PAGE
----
Today is National Sandwich Day. Its origins are shrouded in history, but curious students of marketing will probably be satisfied by the University of Nebraska-Lincoln’s authoritative Food Calendar.
It’s a good day to get a deal on a sandwich. It’s also a good day to take note of the case we’ve got pending, challenging the class action settlement in the Subway Footlong Sandwich Marketing and Sales Practices Litigation.
The original class action lawsuit had claimed that Subway’s “footlong” sandwiches sometimes fell slightly short of their advertised size, even though the actual weight of the dough and the amount of ingredients was uniform for each sandwich. The named plaintiffs in the lawsuit conceded that the exact length of the sandwiches didn’t affect their purchasing plans. Despite this, the plaintiffs’ lawyers got court approval for a fee award and payments to class representatives totaling $525,000.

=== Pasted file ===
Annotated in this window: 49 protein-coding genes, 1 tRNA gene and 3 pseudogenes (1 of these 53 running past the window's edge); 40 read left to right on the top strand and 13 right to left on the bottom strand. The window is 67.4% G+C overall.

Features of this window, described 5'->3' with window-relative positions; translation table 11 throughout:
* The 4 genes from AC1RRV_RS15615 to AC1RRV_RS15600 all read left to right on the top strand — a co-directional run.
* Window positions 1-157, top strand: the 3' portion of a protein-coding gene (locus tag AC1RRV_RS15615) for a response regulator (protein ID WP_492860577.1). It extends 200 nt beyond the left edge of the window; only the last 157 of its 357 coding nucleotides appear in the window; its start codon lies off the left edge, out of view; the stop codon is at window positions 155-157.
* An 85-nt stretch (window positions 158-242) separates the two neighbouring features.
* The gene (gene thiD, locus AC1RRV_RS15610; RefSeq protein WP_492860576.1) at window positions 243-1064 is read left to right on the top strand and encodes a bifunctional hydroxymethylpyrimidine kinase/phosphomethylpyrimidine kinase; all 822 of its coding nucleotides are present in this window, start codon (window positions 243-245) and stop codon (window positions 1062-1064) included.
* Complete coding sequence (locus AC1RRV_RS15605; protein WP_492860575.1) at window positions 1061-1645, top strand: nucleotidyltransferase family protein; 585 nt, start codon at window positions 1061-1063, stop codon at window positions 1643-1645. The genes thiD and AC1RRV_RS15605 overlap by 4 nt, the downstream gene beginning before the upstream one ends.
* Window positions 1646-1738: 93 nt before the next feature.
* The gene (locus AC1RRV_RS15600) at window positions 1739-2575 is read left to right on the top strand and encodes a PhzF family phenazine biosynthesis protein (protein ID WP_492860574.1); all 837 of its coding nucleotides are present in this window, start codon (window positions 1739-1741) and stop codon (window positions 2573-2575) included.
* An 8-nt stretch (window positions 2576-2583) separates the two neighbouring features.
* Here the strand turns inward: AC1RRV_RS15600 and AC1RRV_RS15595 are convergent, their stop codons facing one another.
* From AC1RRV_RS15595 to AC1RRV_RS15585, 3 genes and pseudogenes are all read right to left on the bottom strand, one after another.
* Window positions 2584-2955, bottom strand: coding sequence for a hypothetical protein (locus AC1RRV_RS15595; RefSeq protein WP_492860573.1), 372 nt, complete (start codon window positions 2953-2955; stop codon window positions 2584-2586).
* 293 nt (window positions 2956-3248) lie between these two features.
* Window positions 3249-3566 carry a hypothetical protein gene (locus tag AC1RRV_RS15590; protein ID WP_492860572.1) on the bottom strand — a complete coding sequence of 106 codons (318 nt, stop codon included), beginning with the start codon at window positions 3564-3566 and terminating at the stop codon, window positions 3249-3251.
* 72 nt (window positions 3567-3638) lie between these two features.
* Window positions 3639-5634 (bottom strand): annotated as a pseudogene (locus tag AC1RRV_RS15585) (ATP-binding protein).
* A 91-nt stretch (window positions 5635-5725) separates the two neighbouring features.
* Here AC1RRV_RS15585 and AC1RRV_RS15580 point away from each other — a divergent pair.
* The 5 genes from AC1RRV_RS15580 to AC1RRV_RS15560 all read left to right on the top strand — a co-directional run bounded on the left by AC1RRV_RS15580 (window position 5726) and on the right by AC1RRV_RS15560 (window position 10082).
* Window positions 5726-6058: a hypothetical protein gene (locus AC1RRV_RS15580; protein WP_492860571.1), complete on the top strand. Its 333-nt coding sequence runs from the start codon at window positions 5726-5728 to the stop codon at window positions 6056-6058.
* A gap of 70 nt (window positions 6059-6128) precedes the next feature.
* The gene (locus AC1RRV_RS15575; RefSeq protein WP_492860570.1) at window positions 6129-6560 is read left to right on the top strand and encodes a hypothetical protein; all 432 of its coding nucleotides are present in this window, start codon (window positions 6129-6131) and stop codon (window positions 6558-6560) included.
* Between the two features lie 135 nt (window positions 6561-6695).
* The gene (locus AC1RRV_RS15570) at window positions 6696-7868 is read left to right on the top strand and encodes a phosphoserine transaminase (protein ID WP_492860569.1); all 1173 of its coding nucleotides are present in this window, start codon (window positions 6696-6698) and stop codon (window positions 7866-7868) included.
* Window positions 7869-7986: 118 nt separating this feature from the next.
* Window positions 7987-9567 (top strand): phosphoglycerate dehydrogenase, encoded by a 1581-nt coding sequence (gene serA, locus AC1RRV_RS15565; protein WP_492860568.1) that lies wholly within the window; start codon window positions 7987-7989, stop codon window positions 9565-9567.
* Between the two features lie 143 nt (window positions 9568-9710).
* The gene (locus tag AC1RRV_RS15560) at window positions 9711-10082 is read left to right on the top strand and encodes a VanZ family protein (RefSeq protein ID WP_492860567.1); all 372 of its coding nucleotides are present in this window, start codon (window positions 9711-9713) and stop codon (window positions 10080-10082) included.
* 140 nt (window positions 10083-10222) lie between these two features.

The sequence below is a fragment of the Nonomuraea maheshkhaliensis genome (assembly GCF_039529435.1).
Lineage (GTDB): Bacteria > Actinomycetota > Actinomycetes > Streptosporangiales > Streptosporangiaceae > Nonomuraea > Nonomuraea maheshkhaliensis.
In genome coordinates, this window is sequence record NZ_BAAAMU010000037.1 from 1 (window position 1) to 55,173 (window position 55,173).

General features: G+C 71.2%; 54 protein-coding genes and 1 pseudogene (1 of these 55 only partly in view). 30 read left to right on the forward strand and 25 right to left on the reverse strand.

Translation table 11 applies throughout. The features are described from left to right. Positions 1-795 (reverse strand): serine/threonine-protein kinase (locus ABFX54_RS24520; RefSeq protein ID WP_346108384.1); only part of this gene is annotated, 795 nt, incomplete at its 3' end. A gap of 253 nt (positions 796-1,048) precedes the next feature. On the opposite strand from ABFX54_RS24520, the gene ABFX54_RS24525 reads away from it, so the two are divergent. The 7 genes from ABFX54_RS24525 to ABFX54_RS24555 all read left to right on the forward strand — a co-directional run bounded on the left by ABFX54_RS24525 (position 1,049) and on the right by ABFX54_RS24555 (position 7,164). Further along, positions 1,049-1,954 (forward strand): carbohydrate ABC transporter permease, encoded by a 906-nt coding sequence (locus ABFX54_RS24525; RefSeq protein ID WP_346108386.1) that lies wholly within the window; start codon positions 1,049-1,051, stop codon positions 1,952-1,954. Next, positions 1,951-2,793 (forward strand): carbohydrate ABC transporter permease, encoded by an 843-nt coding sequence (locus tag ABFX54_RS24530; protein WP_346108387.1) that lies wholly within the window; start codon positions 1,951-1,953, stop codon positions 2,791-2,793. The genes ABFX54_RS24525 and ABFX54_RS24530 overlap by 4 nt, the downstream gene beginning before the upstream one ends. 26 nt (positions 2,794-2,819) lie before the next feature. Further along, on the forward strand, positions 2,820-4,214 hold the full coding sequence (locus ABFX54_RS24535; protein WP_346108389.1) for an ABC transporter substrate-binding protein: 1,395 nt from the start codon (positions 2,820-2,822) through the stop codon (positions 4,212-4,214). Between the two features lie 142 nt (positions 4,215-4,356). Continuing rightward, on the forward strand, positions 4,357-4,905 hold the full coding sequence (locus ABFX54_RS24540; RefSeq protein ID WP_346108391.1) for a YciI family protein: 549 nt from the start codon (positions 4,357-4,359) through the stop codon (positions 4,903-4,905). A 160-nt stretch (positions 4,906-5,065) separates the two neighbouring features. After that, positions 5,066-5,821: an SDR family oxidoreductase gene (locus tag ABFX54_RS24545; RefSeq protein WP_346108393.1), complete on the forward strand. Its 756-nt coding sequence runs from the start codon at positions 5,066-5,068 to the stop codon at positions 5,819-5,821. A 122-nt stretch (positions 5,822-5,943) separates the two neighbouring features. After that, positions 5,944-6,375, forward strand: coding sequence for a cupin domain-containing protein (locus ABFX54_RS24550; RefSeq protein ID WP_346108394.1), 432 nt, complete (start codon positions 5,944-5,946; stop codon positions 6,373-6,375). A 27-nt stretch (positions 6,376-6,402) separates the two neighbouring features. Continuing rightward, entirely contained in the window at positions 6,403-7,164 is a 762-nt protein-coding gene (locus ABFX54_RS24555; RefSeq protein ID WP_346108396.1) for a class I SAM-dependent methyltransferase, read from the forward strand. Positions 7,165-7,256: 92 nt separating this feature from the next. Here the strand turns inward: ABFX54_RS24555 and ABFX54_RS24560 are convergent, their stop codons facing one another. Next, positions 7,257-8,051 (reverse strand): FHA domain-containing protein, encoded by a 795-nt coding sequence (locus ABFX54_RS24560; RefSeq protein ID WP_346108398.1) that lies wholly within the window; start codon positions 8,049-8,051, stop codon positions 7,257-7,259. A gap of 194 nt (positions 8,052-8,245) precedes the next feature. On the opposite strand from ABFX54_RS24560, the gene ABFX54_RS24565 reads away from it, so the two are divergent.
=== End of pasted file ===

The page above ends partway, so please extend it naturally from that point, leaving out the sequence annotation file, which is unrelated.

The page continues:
At a hearing before the Seventh Circuit on September 8th, CEI’s Ted Frank argued that the lower court’s approval of the settlement was contrary to case law, which establishes that class actions should not be allowed when their only effect is to enrich lawyers while producing no relief for the class members themselves. One of the judges called the settlement “a racket in every sense.”
We hungrily await a decision.